Page 10 - Jupiter Spotlight - August '18
P. 10

Page 10, Jupiter Spotlight

      Book Review from page 9                            and thorough was                                  calendar of all the letters written by Jane and Benjamin,
                                                         the research for                                  and others, from January 1727 to July 1793; a chapter
      until I scanned my collection for a book to consider for   this book on the                          about all of the books that Jane had in her home library,
      this August review column.                         part of its author,                               and how she obtained them; and, best of all, a remarkably
        The result is one of the most compelling, most   Jill Lepore, who                                  comprehensive and helpful 90-page section of notes tied
      emotionally moving, most impressive works of history I   is Professor of                             to footnotes from each chapter in the book (see an example
      have ever had the good fortune to experience. More than   American History at                        in the next paragraph), and an index.
      once, as I finished a chapter, I put this book down for a   Harvard University                         Here is an example of the kind of information you will
      few minutes and simply sat quietly, pondering with a deep   and a staff writer                       find by turning to the notes section from time to time.
      empathy the life of Jane Franklin – the youngest of her   at The New Yorker                          In chapter four, after the following sentences, there is a
      parents’ 17 children, seven girls and 10 boys. The youngest   magazine. She has                      footnote marked 8: “Men waged wars, but for women each
      of her brothers was Benjamin, who was six years older than   been a finalist for                     birth was another battle. No woman dared imagine herself
      her. Jenny and Benny (as they were called) would be close,   the Pulitzer Prize,                     spared, not by grace, not by wealth: pain was her portion.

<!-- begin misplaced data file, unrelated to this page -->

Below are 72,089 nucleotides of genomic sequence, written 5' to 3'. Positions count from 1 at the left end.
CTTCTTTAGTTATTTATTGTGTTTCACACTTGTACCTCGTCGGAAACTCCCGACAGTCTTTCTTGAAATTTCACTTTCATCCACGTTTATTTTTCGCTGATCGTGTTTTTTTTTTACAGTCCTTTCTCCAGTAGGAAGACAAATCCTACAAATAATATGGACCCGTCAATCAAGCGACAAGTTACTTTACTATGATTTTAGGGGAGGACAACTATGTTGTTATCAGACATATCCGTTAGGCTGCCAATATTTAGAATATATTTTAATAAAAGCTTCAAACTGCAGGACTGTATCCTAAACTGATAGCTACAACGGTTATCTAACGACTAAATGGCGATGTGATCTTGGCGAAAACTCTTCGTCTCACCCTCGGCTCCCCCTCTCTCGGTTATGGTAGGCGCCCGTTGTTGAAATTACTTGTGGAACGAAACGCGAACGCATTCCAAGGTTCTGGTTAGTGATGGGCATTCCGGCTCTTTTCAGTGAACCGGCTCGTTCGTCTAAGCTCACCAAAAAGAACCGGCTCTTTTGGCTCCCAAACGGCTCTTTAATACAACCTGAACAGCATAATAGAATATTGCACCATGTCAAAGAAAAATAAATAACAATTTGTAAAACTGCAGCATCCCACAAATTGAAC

caring and adoring brother and sister for all their lives, into   and a winner                       Even if she survived childbirth, she could scarcely expect
      old age, the last of their family to survive. But that is the   of the Bancroft                      that her child would.”
      only thing they had in common.                     Prize. Lepore                                       So I turned to the notes section at the back of the book,
        Benjamin, who left home at the age of 15 and did not   studied  Benjamin                           to number 8 under chapter four, and this is what I found:
      return for decades, would come to be revered throughout   Franklin’s  letters,                       “On average, an eighteenth-century white woman could
      the world as statesman, philosopher, scientist, author,   many of which refer                        expect to become pregnant between five and ten times, to
      businessman, man of letters, governor, our nation’s first   to the content of his                    give birth to between five and seven live children. Mary Beth
      diplomat – a signer of the Declaration of Independence and   sister’s letters in his                 Norton, Liberty’s Daughters: The Revolutionary Experience